I’m not what you’d call a particularly social butterfly. I have no trouble in a crowd and often have fun. But I also have days when I don’t feel social. Lately, I’ve been daydreaming of a post-Pandemic party. We have this huge deck which we haven’t really taken advantage of, as far as parties go, thanks to everyone being isolated for the last year.

A few days ago, I began to put together what I call a “Post-Pandemic Party Playlist.” Just a bunch of fun songs that I imagine playing in the background while we have a bunch of friends over, the grill fired up, a cooler full of drinks on the deck, and food scattered about the house. I imagine some people downstairs playing pool or ping pong in the family room. The kids might be in the game room playing Xbox with their friends. The grownups are all out on the deck, or hovering around the food in the kitchen.

Normally, I find these kinds of parties to be fun, but I’m an early bird, and am ready to wind things down by 7 or 8 pm. But in my imagination recently, I picture these parties going on well into the night. I picture a lot of joking and laughing. I imagine a kind of release and relief. No one is talking about the Pandemic. For a few hours, we all pretend it never happened and just enjoy the fact that we can be out with friends, having a good time again.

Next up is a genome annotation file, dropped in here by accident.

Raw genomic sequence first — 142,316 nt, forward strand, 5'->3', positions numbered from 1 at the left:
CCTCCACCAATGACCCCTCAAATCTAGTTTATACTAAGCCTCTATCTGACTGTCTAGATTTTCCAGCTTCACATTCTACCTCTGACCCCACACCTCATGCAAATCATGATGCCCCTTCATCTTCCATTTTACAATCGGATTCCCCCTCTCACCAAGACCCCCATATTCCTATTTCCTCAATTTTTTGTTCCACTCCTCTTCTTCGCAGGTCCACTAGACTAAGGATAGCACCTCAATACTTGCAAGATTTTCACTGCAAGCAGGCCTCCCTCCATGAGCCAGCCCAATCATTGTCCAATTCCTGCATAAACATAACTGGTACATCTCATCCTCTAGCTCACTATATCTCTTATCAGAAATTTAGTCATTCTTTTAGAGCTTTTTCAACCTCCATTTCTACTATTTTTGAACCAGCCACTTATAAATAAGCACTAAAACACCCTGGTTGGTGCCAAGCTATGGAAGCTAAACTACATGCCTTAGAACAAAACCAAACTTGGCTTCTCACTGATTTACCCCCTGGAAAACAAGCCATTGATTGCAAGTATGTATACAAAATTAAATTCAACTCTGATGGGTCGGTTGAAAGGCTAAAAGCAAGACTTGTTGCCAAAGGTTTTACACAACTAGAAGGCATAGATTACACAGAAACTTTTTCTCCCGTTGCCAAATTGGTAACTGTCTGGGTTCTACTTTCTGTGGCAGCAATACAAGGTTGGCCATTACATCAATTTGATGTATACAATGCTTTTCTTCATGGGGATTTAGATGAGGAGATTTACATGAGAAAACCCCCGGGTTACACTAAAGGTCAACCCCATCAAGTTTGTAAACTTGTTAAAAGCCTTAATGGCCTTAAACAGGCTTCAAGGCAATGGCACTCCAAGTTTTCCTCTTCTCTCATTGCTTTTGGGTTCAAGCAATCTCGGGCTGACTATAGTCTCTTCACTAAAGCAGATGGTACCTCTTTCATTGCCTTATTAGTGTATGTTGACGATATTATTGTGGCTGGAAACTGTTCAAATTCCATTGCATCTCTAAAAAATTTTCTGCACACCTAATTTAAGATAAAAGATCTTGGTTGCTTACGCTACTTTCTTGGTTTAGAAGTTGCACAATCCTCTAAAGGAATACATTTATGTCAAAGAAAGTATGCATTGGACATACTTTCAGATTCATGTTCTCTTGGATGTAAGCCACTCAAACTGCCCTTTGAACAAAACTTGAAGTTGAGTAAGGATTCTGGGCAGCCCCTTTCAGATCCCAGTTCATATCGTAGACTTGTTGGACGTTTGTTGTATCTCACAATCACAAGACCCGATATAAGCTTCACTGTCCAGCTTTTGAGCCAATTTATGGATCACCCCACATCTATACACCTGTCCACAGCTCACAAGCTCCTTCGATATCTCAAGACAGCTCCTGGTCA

Kelly and I are both scheduled to get our second dose of the COVID vaccine later this week. Maybe such a party isn’t too far-fetched sometime in the not-too-distant future. We have a Karaoke machine. I think we’ll have to include that in the party as well.

Oh, and if anyone is wondering what’s on my playlist. Here it is. I listened to it a couple of times today while spending most of the day writing code (yes, working on a Saturday). It made the time go by quickly.

  1. Thunderstruck by AC/DC
  2. Strip Adam Ant
  3. Love in an Elevator by Aerosmith
  4. Lonely People by America
  5. Blame It on the Bossa Nova by Annette Funicello
  6. Love Shack by the B-52’s
  7. I Want to Conquer the World by Bad Religion
  8. Fun, Fun, Fun by The Beach Boys
  9. Here Comes the Sun by The Beatles
  10. Shelter from the Storm by Bob Dylan